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Welfare, inequality, and resource depletion: A reassessment of Brazilian economic growth, 1965--1993
The use of GDP growth as an indicator of national progress has many critics. Ahluwalia and Chenery noted that GDP growth places greater weight on the income growth of richer income groups, and proposed distribution-neutral and pro-poor alternatives. More recently, studies by the World Resources Institute and others have questioned the sustainability of GDP growth and have introduced natural resource modifications to national income accounting. To date, no studies have undertaken both types of revisions concurrently, creating a revised sustainable development measure based on GDP but corrected for both distributional bias and resource depletion. This dissertation adjusts GDP growth for both concerns, developing an indicator that reflects both the social and the environmental changes that often accompany rapid GDP growth. ^ This sustainable development framework is applied to the case of Brazil, a country that has, in addition to experiencing rapid economic growth in recent decades, suffered massive deforestation and worsened income inequality. First, the Brazilian income accounts are adjusted for the marketable value loss associated with depletion in the mineral, commercial wood, and soil accounts. Next, the estimated value of non-marketable—e.g., indirect, option, and existence—benefits lost as a consequence of Amazonian deforestation are deducted from the revised accounts. Finally, annual growth in the adjusted indicator is compared to growth under the distribution-neutral and pro-poor weighting schemes, following Ahluwalia and Chenery. The three weighting schemes—denoted GDP, equal, and poverty weights—are also applied to the allocation of social cost associated with resource depletion, generating nine possible outcomes. ^ The results of this dissertation cast doubt on the proposition that rapid economic growth in Brazil has resulted in comparable welfare gains. Moreover, the evidence presented illustrates the often unsustainable nature of rapid GDP growth phases. The chief policy implication is that Brazil should discontinue—or at least severely curtail—the regressive and resource-intensive economic policies it has followed in recent decades, in the interest of welfare improvement not only for the poorer groups in society, but for future generations of Brazilians as well. ^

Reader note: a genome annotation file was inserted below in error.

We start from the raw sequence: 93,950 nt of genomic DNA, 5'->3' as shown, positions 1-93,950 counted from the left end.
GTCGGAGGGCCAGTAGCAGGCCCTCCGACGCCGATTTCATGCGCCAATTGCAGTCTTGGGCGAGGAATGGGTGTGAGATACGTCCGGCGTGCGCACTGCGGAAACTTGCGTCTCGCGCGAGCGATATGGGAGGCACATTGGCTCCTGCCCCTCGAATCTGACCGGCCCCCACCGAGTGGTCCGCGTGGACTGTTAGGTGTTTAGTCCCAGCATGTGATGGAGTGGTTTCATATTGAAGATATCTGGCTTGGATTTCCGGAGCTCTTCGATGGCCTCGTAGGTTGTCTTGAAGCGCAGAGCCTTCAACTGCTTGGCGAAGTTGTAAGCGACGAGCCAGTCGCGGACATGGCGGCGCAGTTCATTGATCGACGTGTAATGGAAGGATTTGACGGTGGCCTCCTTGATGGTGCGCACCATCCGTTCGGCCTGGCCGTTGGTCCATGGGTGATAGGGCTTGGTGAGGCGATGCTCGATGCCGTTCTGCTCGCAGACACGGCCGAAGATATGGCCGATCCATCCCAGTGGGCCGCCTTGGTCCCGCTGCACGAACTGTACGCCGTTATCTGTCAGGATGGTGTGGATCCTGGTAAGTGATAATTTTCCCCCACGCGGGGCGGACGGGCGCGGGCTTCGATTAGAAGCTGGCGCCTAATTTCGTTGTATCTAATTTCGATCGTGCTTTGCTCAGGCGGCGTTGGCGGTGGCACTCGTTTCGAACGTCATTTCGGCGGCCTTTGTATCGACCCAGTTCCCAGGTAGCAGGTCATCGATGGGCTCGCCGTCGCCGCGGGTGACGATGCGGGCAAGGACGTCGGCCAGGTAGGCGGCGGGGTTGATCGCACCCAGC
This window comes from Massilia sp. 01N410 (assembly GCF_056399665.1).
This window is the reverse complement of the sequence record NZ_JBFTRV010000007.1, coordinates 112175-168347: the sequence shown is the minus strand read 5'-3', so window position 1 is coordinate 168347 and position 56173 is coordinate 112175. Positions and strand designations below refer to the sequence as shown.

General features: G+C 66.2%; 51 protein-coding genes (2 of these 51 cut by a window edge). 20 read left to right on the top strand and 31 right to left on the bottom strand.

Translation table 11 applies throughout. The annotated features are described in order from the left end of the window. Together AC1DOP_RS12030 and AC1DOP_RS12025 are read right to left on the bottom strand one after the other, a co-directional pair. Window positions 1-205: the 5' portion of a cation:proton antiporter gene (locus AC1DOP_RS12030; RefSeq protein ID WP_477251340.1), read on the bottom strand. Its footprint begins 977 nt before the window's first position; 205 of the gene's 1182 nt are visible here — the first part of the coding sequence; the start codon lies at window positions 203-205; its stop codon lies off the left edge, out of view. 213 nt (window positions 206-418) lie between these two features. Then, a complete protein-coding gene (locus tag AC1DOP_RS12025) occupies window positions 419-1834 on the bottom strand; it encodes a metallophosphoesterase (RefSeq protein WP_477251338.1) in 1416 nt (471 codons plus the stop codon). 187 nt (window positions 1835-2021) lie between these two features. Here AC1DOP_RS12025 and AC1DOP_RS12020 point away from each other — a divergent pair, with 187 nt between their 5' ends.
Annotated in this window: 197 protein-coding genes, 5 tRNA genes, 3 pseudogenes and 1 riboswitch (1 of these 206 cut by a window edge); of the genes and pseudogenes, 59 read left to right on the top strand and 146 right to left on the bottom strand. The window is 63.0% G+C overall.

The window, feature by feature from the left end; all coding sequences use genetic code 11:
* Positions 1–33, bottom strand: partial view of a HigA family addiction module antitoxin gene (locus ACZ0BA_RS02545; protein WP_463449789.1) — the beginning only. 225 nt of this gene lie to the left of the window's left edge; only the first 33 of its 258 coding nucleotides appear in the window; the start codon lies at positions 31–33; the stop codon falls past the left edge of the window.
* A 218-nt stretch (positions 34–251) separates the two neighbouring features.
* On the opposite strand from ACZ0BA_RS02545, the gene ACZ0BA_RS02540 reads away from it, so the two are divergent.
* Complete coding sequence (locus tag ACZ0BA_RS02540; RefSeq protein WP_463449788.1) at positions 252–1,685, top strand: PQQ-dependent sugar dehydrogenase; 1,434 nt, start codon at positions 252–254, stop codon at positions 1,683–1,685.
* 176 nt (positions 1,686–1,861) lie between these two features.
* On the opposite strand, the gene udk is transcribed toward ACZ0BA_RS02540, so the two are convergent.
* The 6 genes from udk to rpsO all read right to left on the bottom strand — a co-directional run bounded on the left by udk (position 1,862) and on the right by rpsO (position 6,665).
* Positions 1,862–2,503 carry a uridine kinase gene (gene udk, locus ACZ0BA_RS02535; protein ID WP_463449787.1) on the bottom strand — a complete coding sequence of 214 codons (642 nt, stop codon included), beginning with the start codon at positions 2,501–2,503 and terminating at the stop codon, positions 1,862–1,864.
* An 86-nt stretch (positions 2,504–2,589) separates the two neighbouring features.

Economics, General|Sociology, Public and Social Welfare
"Welfare, inequality, and resource depletion: A reassessment of Brazilian economic growth, 1965--1993"
(January 1, 2000).
Electronic Doctoral Dissertations for UMass Amherst.